Yes, that’s it! The table will look plain, but you can always add styles later:

Top R Packages for Visualizing Table Data – Make Stunning Tables in Minutes (4)

Image 3 – Unstlyled gt table

Let’s tweak it a bit — we’ll add a title, rename the columns, add a source node, and change the fill color for the first cell:

Top R Packages for Visualizing Table Data – Make Stunning Tables in Minutes (5)

Image 4 – Styled gt table

Explore the in’s-and-outs of the gt package from RStudio. The package works well with R markdown and Quarto and can be applied across industry and academia.

The gt package is a good solution if you need minimalistic-looking tables without input controls. With some creative input,gtcan be used to build some contest-winning tables. Let’s explore one similar alternative next.

(Video) Rich Iannone || Making Beautiful Tables with {gt} || RStudio

kableExtra

The kableExtra package lets you create display tables just like gt, but packs rich theme support. It’s also a bit more flexible than the previous package.

Getting started is close to effortless, once again:

Top R Packages for Visualizing Table Data – Make Stunning Tables in Minutes (6)

Image 5 – Unstyled kableExtra table

The styling is quite minimalistic once again, but kableExtra has many ready-to-go themes you can use (source). Let’s see how the material theme looks like — we’ll also add a footnote and a stripped look that changes on hover:

Top R Packages for Visualizing Table Data – Make Stunning Tables in Minutes (7)

Image 6 – Styled kableExtra table

Just like gt, it’s a good option to go with if you don’t want input controls out of the box. If you do, you’re in luck — the next package has it built-in.

DT

The DT package in R provides an interface to the DataTables library in JavaScript. It can display matrices and data frames as tables, and provides filtering, pagination, and sorting out of the box.

It requires even less code to get started than the previous two:

Top R Packages for Visualizing Table Data – Make Stunning Tables in Minutes (8)

Image 7 – Unstyled DT table

Yes, the table could definitely benefit from some styling, but offers everything the end-user might need by default. You can extend its functionality further by adding column-level filtering. Here’s the code you’ll need to do that, and also change the column names and add a caption:

Top R Packages for Visualizing Table Data – Make Stunning Tables in Minutes (9)

Image 8 – Styled DT table

Here’s what happens if you click on the column-level filters:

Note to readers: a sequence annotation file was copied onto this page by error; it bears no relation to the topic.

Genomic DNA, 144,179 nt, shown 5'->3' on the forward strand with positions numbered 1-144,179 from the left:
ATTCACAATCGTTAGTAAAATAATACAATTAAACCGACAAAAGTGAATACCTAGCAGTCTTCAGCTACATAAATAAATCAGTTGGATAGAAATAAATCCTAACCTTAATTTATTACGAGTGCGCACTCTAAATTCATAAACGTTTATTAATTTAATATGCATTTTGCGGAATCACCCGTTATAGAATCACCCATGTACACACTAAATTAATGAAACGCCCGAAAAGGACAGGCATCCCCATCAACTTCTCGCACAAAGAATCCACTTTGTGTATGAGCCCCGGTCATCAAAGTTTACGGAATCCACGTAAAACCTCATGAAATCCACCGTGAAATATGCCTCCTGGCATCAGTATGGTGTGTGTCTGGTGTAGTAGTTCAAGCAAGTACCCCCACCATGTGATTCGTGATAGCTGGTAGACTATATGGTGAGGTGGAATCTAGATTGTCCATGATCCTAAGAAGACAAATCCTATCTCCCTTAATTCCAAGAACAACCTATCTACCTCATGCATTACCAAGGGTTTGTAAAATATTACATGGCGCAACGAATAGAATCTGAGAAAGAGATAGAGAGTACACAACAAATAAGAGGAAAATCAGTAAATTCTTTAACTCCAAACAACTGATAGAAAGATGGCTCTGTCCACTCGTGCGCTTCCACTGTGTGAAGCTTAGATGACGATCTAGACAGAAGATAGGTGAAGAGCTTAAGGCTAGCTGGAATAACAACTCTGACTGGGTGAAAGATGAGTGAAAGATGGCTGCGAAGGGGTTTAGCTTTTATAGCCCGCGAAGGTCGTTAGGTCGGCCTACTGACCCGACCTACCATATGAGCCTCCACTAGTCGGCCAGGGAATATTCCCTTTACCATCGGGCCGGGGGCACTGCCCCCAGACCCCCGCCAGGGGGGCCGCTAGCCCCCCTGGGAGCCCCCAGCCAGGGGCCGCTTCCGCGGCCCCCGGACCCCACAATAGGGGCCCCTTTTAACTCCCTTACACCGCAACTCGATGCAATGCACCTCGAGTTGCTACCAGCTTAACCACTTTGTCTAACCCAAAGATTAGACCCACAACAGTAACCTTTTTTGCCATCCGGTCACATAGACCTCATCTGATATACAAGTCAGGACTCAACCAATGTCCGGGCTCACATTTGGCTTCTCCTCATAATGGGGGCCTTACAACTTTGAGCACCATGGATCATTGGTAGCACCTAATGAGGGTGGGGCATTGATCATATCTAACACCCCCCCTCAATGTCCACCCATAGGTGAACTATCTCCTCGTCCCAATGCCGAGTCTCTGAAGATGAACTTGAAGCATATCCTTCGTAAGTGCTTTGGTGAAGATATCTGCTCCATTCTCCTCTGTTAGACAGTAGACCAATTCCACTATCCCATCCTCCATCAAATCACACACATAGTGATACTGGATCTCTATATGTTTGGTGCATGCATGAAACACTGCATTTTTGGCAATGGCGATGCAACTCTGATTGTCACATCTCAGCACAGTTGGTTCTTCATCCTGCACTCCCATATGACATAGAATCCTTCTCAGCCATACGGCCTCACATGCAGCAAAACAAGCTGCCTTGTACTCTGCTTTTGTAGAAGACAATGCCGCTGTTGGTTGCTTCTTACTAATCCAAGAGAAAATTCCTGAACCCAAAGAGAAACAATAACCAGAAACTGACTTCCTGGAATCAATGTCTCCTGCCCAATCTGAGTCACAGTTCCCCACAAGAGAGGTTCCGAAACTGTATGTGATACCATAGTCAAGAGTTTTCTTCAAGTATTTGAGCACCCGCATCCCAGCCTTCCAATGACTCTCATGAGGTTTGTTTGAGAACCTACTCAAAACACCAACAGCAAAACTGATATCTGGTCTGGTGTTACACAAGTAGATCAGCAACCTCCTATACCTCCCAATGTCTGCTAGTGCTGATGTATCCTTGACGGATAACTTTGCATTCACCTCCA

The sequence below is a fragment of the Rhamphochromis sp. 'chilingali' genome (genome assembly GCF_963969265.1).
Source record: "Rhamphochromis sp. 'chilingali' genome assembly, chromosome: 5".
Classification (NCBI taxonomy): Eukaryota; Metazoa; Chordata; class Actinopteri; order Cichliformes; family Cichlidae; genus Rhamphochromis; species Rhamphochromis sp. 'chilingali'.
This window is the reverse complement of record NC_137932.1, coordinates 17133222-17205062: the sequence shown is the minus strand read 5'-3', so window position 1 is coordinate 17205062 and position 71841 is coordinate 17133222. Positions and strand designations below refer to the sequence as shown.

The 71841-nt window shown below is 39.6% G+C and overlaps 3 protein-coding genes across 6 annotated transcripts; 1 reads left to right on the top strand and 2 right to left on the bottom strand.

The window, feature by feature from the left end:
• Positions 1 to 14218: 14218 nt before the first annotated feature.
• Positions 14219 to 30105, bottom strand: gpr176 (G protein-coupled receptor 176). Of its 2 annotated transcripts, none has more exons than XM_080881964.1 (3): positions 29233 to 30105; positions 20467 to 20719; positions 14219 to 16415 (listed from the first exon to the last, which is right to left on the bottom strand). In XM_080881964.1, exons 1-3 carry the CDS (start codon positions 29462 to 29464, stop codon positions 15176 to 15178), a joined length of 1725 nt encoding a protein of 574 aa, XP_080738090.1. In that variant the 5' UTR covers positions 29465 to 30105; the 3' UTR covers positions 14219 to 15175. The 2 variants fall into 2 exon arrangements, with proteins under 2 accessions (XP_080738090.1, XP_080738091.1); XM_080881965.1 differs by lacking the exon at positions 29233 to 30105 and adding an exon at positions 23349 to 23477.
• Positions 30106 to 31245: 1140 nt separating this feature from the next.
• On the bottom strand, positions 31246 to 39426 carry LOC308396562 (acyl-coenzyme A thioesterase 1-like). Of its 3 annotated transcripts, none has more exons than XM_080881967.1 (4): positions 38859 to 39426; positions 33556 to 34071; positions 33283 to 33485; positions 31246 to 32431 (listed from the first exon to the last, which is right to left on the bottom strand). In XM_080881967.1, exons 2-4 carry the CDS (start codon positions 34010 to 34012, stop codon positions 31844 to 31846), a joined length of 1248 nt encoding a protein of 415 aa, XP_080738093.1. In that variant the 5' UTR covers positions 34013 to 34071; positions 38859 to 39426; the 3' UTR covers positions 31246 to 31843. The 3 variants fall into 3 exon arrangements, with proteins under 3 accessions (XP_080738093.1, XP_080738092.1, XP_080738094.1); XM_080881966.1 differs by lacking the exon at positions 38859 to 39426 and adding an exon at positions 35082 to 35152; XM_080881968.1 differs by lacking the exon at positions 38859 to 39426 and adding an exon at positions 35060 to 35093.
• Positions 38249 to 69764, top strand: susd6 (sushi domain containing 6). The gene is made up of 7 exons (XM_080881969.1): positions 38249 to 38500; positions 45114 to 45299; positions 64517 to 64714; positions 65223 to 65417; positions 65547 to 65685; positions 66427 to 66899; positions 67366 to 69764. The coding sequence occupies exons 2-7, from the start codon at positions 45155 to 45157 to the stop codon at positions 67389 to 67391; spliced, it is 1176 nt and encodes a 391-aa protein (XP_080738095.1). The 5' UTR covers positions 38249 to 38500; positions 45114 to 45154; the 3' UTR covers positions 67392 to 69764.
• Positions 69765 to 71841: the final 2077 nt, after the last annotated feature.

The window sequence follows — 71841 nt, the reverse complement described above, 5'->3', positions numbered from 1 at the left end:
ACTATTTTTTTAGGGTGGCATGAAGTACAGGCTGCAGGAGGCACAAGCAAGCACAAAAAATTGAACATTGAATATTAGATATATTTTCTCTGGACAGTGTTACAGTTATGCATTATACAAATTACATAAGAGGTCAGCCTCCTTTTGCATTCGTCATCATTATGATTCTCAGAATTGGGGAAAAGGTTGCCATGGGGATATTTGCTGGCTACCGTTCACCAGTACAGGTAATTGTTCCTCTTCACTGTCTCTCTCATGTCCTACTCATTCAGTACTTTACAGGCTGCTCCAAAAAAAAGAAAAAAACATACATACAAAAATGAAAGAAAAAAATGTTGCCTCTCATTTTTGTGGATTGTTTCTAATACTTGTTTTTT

(Video) Make your tables look AMAZINGLY beautiful with these two tricks in Power BI

Top R Packages for Visualizing Table Data – Make Stunning Tables in Minutes (10)

Image 9 – Filtering DT tables

It’s astonishing to see so much functionality available by default. Coding that logic manually would take hours for experienced developers, which makes DT an ultimate time-saver.

The DT package might be the best solution for dashboard developers, as it won’t overflow the page if the table has many rows. Also, the search, pagination, and filtering capabilities are implemented for you, so it’s one less thing to worry about.

Plotly

Plotly is a go-to package for interactive data visualizations. It’s available for R, Python, and JavaScript, and you can use it in R Shiny dashboards without any issues. Regular charts (line, bar, scatter…) look spectacular, but how about tables?

Let’s find out. You can use the following snippet to create a basic table from our subset:

Top R Packages for Visualizing Table Data – Make Stunning Tables in Minutes (11)

Image 10 – Unstyled Plotly table

The table doesn’t look the best by default and requires a lot more code when compared to the previous options. Styling the table, well, takes time:

Top R Packages for Visualizing Table Data – Make Stunning Tables in Minutes (12)

Image 11 – Styled Plotly table

To summarize, Plotly tables look and feel horrible if you consider it’s one of the go-to packages for data visualization. You can make it work, sure, but is it really worth the trouble?

Tying it All Together

You can use all three of the mentioned R packages for visualizing table data when building web applications with R and R Shiny. To demonstrate, we’ll create a simple Shiny dashboard that:

  • Has a dropdown menu for country selection.
  • Has four separated parts to showcase tables from four different packages.
  • Updates the tables automatically as you change the country.

You can implement all of that in less than 100 lines of code. You’ll understand pretty much everything from the server, as it contains the code for generating tables. The ui will contain placeholders for the charts separated with different headings and UI elements.

Here’s the entire code:

It is somewhat of a lengthy file, but it should feel readable even if you’re not an R Shiny expert.

You should see the following once you run it:

(Video) E-DAB 05: Visualizing Data with Tables, Charts, Conditional Formatting & Dashboards